Find your care
Bring your diabetes care items with you in a carry-on bag (not checked in a luggage compartment). Always take double the amount of supplies you think you will need.
Items below that are starred should be included in a “mini kit” that you should have readily available:
- Vials and/or pens of your long- and rapid-acting insulins
- Insulin syringes and/or pen needles* (pack twice as many as you think you may need)
- Glucose monitoring equipment* (meter and strips) – including extra batteries
- Testing equipment for ketones (Ketostix or Precision Extra urine strips)
- Non-perishable snacks
- Glucose tablets or gel
- Glucagon Emergency Kit
- A letter stating you have diabetes that specifies:
- Your need for daily injections and that you must carry a supply of medication and syringes
- Any allergies
- Your need for any special foods
(Note: FAA rules have changed in recent years and a letter may or may not be required.)
- Spare prescriptions for syringes and insulin with dosing instructions
- First-aid medication and supplies:
- Pepto-Bismol, Kaopectate, Imodium
- Dried soup mixes and powdered energy drinks to use if you get sick and need fluids
- Medical Identification – A bracelet or necklace stating medical diagnosis, allergies and a list of medications including insulin may be of benefit especially in a time of emergency. More information can be found at medicalert.org.
Medication storage - Keep insulin at a temperature of 40 to 86 degrees Fahrenheit
- Do not pack insulin or medication with your luggage or in airline storage compartments. Airline storage compartments may reach temperatures below 40 degrees Fahrenheit. If insulin freezes, it will lose effectiveness (although it will not change its appearance).
- Do not store insulin in a car or trunk unless it is stored in an insulated container.
- If the weather is extreme, consider putting your insulin in a wide-mouth insulated container that is initially rinsed with cold water.
Bring a comfortable pair of walking shoes
- Stack heels and rubber soles are more comfortable than either extremely flat shoes or shoes with slender heels. Leather shoes breathe and hence do not cause your feet to perspire. Consider wearing well-fitted sneakers/athletic shoes with cotton socks. They provide support and a soft walking surface.
Check your feet daily
- Examine your feet, especially the heels and soles, every day.
- If there is redness, apply moleskin.
- Any break in the skin requires further attention.
Consider bringing or purchasing your meal before getting on the plane
- Airlines provide meals for purchase. Many of these pre-made meals are high in carbohydrates, fat and salt or may not be available in flight.
- Bring non-perishable snacks. Even the best of plans fail and you could end up stranded overnight in an airport. Therefore, you should always have a ready source of food and medicine available. There are a variety of commercial products that travel well: blister packs of crackers and cheese, peanut butter snacks, instant cereal, etc. Consider dried soup mixes and powdered energy drinks to use if you get sick and need fluids.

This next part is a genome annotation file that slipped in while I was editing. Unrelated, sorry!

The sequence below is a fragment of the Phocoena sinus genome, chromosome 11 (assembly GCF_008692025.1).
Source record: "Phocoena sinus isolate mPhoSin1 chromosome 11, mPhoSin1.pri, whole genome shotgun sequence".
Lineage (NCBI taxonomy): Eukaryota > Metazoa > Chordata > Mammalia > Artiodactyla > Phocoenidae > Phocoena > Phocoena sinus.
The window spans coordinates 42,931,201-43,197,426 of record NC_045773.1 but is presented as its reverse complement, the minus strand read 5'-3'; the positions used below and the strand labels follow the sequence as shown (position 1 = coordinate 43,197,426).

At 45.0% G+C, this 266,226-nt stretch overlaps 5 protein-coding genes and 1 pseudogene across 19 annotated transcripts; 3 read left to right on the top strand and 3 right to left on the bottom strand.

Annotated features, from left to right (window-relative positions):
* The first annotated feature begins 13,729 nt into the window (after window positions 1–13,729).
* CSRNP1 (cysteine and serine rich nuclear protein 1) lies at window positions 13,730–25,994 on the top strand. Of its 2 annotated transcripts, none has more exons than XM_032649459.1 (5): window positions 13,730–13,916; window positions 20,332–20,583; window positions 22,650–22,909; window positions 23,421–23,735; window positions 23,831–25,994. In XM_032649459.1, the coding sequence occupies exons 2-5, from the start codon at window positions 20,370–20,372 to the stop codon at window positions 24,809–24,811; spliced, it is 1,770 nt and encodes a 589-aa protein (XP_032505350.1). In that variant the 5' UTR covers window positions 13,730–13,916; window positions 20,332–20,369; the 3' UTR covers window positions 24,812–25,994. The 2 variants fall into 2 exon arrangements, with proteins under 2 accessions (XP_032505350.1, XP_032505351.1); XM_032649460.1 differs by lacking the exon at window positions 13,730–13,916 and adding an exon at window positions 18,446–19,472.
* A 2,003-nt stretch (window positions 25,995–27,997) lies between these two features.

If you need to avoid drinking the water
In some countries, the water may be contaminated.
- The following beverages may be safe to drink: boiled water, hot beverages (such as coffee or tea) made with boiled water, canned or bottled carbonated beverages, beer, and wine. You can also purchase water purification bottles and pills in a travel or sport store.
- Ice may be made from unsafe water and should be avoided.
- It is safer to drink from a can or bottle of beverage than to drink from a container that may not be clean.
- In areas where water is contaminated, avoid all but bottled water – and do not brush your teeth with tap water.
- Avoid fresh fruits, fresh vegetables and salads (as these are washed in water). If you peel fruit yourself, it is generally safe.
Always travel with your medications in your carry-on bag. Bring a written list of all prescribed medications in the event that you lose your medications during travel.
Insulin Pumps (please refer to Insulin Pump Travel Tips section)
There have been reports of bubbles entering the system and unintended boluses occurring during airline descent and ascent. It is recommended you contact your pump manufacturer for specific directions for your pump, or disconnect prior to ascent and descent and inspect tubing and reservoir. Any visible bubbles in the system should be removed prior to reconnecting the device.
Learn how to obtain medical assistance in an emergency
- Learn enough of the language to request help.
- Hotels in every country have access to English-speaking doctors. Many credit cards have an emergency service that will provide you with the names of English-speaking doctors in many foreign countries.
- Call the U.S. Embassy or the Consulate for additional listings.
- Alert travel companions of the possibility of a low blood sugar. Teach them the signs and symptoms of low blood sugar and give them specific instructions for treating it if you are unable to do it yourself. Teach them how and when to administer glucagon.
Consider what impact you might experience from hot tubs/whirlpool, sauna or thermal baths